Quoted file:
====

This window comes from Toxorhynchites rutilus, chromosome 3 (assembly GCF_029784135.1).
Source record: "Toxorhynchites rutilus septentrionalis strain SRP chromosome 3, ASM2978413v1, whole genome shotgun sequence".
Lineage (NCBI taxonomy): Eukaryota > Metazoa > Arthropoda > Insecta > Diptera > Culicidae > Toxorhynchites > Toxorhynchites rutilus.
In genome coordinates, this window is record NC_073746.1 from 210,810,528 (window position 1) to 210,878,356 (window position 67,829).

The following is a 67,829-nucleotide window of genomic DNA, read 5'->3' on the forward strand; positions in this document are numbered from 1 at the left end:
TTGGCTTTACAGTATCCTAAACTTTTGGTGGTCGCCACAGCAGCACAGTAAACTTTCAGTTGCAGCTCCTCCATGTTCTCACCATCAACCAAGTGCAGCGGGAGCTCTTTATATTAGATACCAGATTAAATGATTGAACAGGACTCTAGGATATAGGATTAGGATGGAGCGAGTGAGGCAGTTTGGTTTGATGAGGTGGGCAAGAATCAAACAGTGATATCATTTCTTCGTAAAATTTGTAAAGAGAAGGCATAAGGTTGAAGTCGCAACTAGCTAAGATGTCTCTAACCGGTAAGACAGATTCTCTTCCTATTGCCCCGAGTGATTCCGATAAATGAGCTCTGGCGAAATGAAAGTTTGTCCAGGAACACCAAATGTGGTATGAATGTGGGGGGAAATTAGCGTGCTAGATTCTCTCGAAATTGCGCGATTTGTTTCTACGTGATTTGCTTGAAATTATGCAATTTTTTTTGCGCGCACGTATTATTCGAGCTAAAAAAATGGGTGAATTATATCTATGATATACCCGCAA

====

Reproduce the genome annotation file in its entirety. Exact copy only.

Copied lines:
This window comes from Toxorhynchites rutilus, chromosome 3 (assembly GCF_029784135.1).
Source record: "Toxorhynchites rutilus septentrionalis strain SRP chromosome 3, ASM2978413v1, whole genome shotgun sequence".
Lineage (NCBI taxonomy): Eukaryota > Metazoa > Arthropoda > Insecta > Diptera > Culicidae > Toxorhynchites > Toxorhynchites rutilus.
In genome coordinates, this window is record NC_073746.1 from 210,810,528 (window position 1) to 210,878,356 (window position 67,829).

The following is a 67,829-nucleotide window of genomic DNA, read 5'->3' on the forward strand; positions in this document are numbered from 1 at the left end:
TTGGCTTTACAGTATCCTAAACTTTTGGTGGTCGCCACAGCAGCACAGTAAACTTTCAGTTGCAGCTCCTCCATGTTCTCACCATCAACCAAGTGCAGCGGGAGCTCTTTATATTAGATACCAGATTAAATGATTGAACAGGACTCTAGGATATAGGATTAGGATGGAGCGAGTGAGGCAGTTTGGTTTGATGAGGTGGGCAAGAATCAAACAGTGATATCATTTCTTCGTAAAATTTGTAAAGAGAAGGCATAAGGTTGAAGTCGCAACTAGCTAAGATGTCTCTAACCGGTAAGACAGATTCTCTTCCTATTGCCCCGAGTGATTCCGATAAATGAGCTCTGGCGAAATGAAAGTTTGTCCAGGAACACCAAATGTGGTATGAATGTGGGGGGAAATTAGCGTGCTAGATTCTCTCGAAATTGCGCGATTTGTTTCTACGTGATTTGCTTGAAATTATGCAATTTTTTTTGCGCGCACGTATTATTCGAGCTAAAAAAATGGGTGAATTATATCTATGATATACCCGCAA